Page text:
Hearing music icon Paul McCartney play Tuesday on Quebec City’s historic Plains of Abraham is a little more special for Caroline Tremblay than the average rock fan.
Her husband was a big admirer of the former Beatle.
Tremblay’s husband, Guy Bolduc, was among the dozens killed when fireballs from an exploding train devastated Lac-Megantic’s downtown and engulfed the bar where he was performing.
“He adored Mr. McCartney,” Tremblay wrote in a moving letter to promoter 3 E Event, Experience, Emotion, which offered free tickets to the musician’s show for Lac-Megantic survivors.
“You have allowed my children and me to discover the musical universe of this great artist and (a chance to) bathe in music at a party surrounded by our friends.”
The free ticket idea was floated to McCartney’s team by the promoter at the beginning of last week. The former Beatle’s entourage quickly agreed.
Luci Tremblay, director of communications for promoter 3 E, said organizers were touched by Tremblay’s message.
“I was almost crying when I read that message this morning,” she said. “It was very nice of her to write to us.”
Quebec provincial police believe 47 people were killed in the July 6 disaster. About 2,000 people were forced to flee the area, although most have been allowed to return home.
McCartney’s “Out There” tour will take him to the historic Plains of Abraham in Quebec City. He previously packed the site in 2008 as part of celebrations to mark the provincial capital’s 400th anniversary.
Luci Tremblay said 1,000 tickets had been set aside, and about 900 people took up the offer. About 10 buses were also donated in the Lac-Megantic area to bring them to the show.
“We gave them 1,000 tickets but in our mind, if 200 persons want to come, or 400 or 600, the important thing for us was they can do it, no problem,” said Tremblay.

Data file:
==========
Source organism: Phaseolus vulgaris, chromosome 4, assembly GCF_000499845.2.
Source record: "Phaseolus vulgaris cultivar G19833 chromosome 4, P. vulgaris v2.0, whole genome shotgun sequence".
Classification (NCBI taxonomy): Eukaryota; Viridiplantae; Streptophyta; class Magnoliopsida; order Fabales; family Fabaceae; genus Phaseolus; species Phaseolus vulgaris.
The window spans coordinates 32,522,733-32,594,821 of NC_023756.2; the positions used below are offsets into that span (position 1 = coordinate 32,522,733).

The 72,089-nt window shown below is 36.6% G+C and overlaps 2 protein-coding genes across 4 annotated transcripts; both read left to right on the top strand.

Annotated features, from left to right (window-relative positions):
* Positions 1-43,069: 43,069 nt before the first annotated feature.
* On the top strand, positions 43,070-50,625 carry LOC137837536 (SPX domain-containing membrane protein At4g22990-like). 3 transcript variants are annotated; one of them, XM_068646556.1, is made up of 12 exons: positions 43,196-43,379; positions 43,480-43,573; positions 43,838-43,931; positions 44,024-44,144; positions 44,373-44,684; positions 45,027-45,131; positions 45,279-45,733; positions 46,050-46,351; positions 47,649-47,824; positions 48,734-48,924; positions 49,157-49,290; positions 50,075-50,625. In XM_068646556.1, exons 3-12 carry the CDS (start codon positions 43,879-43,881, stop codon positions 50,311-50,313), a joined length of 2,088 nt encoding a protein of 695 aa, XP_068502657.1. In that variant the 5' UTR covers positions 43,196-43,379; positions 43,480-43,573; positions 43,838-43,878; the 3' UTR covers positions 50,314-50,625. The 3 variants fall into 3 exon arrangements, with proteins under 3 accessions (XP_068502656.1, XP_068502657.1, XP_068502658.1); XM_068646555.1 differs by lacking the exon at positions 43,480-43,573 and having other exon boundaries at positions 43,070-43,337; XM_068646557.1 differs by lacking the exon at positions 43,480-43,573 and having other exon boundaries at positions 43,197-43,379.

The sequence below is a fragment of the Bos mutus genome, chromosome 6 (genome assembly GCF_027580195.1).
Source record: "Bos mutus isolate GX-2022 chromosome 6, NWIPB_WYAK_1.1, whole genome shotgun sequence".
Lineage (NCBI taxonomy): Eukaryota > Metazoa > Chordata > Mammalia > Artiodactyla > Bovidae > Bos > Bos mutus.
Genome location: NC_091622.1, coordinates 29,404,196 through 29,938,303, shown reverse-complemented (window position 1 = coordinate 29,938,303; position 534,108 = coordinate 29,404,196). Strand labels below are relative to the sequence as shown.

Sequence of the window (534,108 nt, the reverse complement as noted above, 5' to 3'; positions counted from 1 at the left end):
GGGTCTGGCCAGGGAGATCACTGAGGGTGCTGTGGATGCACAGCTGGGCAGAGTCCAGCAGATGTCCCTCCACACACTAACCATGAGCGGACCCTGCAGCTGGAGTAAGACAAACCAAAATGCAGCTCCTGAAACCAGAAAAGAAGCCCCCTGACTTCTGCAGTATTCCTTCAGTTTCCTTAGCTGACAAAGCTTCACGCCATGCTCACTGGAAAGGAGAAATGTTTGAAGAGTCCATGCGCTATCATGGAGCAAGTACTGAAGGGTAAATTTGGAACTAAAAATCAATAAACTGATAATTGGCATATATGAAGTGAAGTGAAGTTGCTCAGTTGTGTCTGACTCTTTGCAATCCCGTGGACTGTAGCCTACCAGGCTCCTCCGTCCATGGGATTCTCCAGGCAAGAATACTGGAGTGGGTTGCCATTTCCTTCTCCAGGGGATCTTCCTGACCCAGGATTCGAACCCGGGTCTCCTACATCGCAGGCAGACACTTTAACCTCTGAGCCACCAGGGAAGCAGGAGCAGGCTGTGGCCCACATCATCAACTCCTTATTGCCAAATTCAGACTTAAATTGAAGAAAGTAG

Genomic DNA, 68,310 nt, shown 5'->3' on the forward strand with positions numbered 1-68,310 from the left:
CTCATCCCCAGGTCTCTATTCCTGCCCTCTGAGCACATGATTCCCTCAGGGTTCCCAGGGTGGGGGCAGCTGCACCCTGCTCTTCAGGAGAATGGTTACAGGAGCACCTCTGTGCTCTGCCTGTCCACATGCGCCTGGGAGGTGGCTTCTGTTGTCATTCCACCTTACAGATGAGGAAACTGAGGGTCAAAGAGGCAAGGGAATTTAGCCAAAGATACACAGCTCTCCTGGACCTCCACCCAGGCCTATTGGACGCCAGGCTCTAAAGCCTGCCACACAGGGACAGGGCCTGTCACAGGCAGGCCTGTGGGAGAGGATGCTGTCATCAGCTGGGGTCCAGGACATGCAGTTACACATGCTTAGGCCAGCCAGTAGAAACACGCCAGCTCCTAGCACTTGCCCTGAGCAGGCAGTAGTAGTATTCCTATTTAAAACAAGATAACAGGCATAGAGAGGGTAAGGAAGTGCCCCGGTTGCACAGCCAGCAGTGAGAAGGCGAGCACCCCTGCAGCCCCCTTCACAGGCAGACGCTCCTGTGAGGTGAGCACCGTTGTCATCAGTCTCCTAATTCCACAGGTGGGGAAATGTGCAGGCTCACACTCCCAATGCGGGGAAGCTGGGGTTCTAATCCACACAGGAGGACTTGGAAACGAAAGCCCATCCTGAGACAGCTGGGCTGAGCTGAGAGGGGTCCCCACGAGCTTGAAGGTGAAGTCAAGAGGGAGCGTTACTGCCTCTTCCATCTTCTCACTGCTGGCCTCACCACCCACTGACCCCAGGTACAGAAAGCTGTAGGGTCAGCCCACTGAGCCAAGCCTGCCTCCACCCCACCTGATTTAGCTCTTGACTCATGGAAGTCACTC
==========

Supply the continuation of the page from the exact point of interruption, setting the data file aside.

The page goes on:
She said Mayor Colette Roy-Laroche was pleased with the response because it represents about 10 per cent of the town’s population.
Tremblay was also impressed with the interest, given the dire circumstances.
“Some people are preparing funerals, some of them are moving so maybe they’re not in the mood to come but what we wanted was those who wanted to come, they can do it.”
Those attending will be in the general admission area behind the zone at the front of the stage.
They won’t meet with McCartney.
“What we heard is that he’s going to talk to them, he’s going to say something to them when he’s on the stage,” Tremblay said, noting that McCartney and his entourage were eager to support the free ticket idea.
In her email to the promoter, Bolduc’s wife said people in Lac-Megantic are grateful for the chance to see the singer.
“It’s a generous gesture that will give us a little break from the difficult moments,” said Caroline Tremblay.
The tickets given to the Lac-Megantic survivors would regularly sell for $99.
The show is McCartney’s fourth in the province of Quebec in the last five years, and tickets appear to have remained readily available.
One telecommunications company has even been offering a three-tickets-for-the-price-of-one promotion.
But Tremblay said sales were picking up as the event got closer.
The promoter also collected $65,000 in donations at a Bruno Mars concert on July 8, and set that to the town to help out.
Lac-Megantic residents aren’t the only special guests at the McCartney show.
About 20 seats have also been set aside for blind Quebecers.